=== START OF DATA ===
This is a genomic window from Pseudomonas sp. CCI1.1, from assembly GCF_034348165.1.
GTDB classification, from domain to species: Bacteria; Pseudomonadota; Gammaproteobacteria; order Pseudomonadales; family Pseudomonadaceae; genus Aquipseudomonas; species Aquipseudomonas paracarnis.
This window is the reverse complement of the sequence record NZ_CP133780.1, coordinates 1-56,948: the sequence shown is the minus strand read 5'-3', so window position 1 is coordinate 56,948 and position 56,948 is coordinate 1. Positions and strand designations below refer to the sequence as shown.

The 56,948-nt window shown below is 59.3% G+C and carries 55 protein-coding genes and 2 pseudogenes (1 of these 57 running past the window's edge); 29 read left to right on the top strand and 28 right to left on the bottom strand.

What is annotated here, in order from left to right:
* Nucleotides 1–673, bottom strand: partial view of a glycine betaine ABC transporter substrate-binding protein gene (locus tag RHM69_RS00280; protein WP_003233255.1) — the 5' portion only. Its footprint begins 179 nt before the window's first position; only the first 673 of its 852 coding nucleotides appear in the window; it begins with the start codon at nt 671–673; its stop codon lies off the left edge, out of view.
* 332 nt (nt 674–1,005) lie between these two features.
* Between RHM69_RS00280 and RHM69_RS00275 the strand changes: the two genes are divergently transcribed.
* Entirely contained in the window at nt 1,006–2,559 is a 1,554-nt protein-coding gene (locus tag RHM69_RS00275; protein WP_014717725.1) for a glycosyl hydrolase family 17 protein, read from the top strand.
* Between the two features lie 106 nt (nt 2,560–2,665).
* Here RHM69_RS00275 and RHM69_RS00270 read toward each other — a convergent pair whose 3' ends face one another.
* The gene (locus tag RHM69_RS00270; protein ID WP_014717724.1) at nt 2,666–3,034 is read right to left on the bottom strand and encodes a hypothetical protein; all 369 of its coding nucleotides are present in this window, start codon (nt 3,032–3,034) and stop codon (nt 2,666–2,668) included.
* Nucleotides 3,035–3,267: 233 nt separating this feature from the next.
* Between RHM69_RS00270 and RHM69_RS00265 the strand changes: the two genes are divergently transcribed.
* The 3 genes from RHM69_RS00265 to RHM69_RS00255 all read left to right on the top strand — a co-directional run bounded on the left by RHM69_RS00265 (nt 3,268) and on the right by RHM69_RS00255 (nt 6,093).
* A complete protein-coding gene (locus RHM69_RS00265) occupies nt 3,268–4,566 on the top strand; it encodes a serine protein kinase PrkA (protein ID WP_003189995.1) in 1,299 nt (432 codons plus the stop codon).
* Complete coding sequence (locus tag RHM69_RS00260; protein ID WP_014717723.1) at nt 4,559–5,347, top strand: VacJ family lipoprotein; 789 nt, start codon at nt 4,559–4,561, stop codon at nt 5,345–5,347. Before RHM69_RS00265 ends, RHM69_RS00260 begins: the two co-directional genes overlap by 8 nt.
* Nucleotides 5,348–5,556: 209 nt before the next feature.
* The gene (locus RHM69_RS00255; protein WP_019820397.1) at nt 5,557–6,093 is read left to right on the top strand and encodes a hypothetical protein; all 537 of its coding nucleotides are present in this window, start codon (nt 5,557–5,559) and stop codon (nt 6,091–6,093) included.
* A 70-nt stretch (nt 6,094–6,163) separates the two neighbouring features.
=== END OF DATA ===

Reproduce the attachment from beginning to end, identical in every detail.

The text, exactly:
This is a genomic window from Pseudomonas sp. CCI1.1, from assembly GCF_034348165.1.
GTDB classification, from domain to species: Bacteria; Pseudomonadota; Gammaproteobacteria; order Pseudomonadales; family Pseudomonadaceae; genus Aquipseudomonas; species Aquipseudomonas paracarnis.
This window is the reverse complement of the sequence record NZ_CP133780.1, coordinates 1-56,948: the sequence shown is the minus strand read 5'-3', so window position 1 is coordinate 56,948 and position 56,948 is coordinate 1. Positions and strand designations below refer to the sequence as shown.

The 56,948-nt window shown below is 59.3% G+C and carries 55 protein-coding genes and 2 pseudogenes (1 of these 57 running past the window's edge); 29 read left to right on the top strand and 28 right to left on the bottom strand.

What is annotated here, in order from left to right:
* Nucleotides 1–673, bottom strand: partial view of a glycine betaine ABC transporter substrate-binding protein gene (locus tag RHM69_RS00280; protein WP_003233255.1) — the 5' portion only. Its footprint begins 179 nt before the window's first position; only the first 673 of its 852 coding nucleotides appear in the window; it begins with the start codon at nt 671–673; its stop codon lies off the left edge, out of view.
* 332 nt (nt 674–1,005) lie between these two features.
* Between RHM69_RS00280 and RHM69_RS00275 the strand changes: the two genes are divergently transcribed.
* Entirely contained in the window at nt 1,006–2,559 is a 1,554-nt protein-coding gene (locus tag RHM69_RS00275; protein WP_014717725.1) for a glycosyl hydrolase family 17 protein, read from the top strand.
* Between the two features lie 106 nt (nt 2,560–2,665).
* Here RHM69_RS00275 and RHM69_RS00270 read toward each other — a convergent pair whose 3' ends face one another.
* The gene (locus tag RHM69_RS00270; protein ID WP_014717724.1) at nt 2,666–3,034 is read right to left on the bottom strand and encodes a hypothetical protein; all 369 of its coding nucleotides are present in this window, start codon (nt 3,032–3,034) and stop codon (nt 2,666–2,668) included.
* Nucleotides 3,035–3,267: 233 nt separating this feature from the next.
* Between RHM69_RS00270 and RHM69_RS00265 the strand changes: the two genes are divergently transcribed.
* The 3 genes from RHM69_RS00265 to RHM69_RS00255 all read left to right on the top strand — a co-directional run bounded on the left by RHM69_RS00265 (nt 3,268) and on the right by RHM69_RS00255 (nt 6,093).
* A complete protein-coding gene (locus RHM69_RS00265) occupies nt 3,268–4,566 on the top strand; it encodes a serine protein kinase PrkA (protein ID WP_003189995.1) in 1,299 nt (432 codons plus the stop codon).
* Complete coding sequence (locus tag RHM69_RS00260; protein ID WP_014717723.1) at nt 4,559–5,347, top strand: VacJ family lipoprotein; 789 nt, start codon at nt 4,559–4,561, stop codon at nt 5,345–5,347. Before RHM69_RS00265 ends, RHM69_RS00260 begins: the two co-directional genes overlap by 8 nt.
* Nucleotides 5,348–5,556: 209 nt before the next feature.
* The gene (locus RHM69_RS00255; protein WP_019820397.1) at nt 5,557–6,093 is read left to right on the top strand and encodes a hypothetical protein; all 537 of its coding nucleotides are present in this window, start codon (nt 5,557–5,559) and stop codon (nt 6,091–6,093) included.
* A 70-nt stretch (nt 6,094–6,163) separates the two neighbouring features.